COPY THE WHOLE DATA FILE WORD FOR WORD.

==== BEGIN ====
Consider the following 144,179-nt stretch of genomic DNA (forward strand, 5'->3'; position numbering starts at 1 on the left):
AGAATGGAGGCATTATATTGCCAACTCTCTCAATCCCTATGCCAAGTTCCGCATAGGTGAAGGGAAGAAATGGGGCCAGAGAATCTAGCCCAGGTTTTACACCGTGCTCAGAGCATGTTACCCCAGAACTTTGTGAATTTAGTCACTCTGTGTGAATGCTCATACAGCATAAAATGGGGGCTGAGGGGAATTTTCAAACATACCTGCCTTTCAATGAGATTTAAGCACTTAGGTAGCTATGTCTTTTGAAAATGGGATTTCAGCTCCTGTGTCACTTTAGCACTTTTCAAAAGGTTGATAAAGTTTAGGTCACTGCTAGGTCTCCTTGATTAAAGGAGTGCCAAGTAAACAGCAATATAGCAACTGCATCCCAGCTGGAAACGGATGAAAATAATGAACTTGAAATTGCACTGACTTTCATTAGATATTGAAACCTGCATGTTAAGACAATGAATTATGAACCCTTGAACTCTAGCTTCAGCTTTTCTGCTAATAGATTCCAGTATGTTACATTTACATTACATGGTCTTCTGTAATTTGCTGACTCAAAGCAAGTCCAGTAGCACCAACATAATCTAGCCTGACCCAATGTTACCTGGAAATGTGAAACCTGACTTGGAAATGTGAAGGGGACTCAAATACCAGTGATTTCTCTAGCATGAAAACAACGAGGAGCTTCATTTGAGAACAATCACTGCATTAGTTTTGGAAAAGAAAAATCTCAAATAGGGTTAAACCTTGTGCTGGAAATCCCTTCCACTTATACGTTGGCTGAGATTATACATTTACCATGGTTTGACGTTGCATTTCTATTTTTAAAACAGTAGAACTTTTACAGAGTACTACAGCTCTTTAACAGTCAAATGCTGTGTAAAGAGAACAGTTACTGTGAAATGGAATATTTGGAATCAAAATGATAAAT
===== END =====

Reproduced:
Consider the following 144,179-nt stretch of genomic DNA (forward strand, 5'->3'; position numbering starts at 1 on the left):
AGAATGGAGGCATTATATTGCCAACTCTCTCAATCCCTATGCCAAGTTCCGCATAGGTGAAGGGAAGAAATGGGGCCAGAGAATCTAGCCCAGGTTTTACACCGTGCTCAGAGCATGTTACCCCAGAACTTTGTGAATTTAGTCACTCTGTGTGAATGCTCATACAGCATAAAATGGGGGCTGAGGGGAATTTTCAAACATACCTGCCTTTCAATGAGATTTAAGCACTTAGGTAGCTATGTCTTTTGAAAATGGGATTTCAGCTCCTGTGTCACTTTAGCACTTTTCAAAAGGTTGATAAAGTTTAGGTCACTGCTAGGTCTCCTTGATTAAAGGAGTGCCAAGTAAACAGCAATATAGCAACTGCATCCCAGCTGGAAACGGATGAAAATAATGAACTTGAAATTGCACTGACTTTCATTAGATATTGAAACCTGCATGTTAAGACAATGAATTATGAACCCTTGAACTCTAGCTTCAGCTTTTCTGCTAATAGATTCCAGTATGTTACATTTACATTACATGGTCTTCTGTAATTTGCTGACTCAAAGCAAGTCCAGTAGCACCAACATAATCTAGCCTGACCCAATGTTACCTGGAAATGTGAAACCTGACTTGGAAATGTGAAGGGGACTCAAATACCAGTGATTTCTCTAGCATGAAAACAACGAGGAGCTTCATTTGAGAACAATCACTGCATTAGTTTTGGAAAAGAAAAATCTCAAATAGGGTTAAACCTTGTGCTGGAAATCCCTTCCACTTATACGTTGGCTGAGATTATACATTTACCATGGTTTGACGTTGCATTTCTATTTTTAAAACAGTAGAACTTTTACAGAGTACTACAGCTCTTTAACAGTCAAATGCTGTGTAAAGAGAACAGTTACTGTGAAATGGAATATTTGGAATCAAAATGATAAAT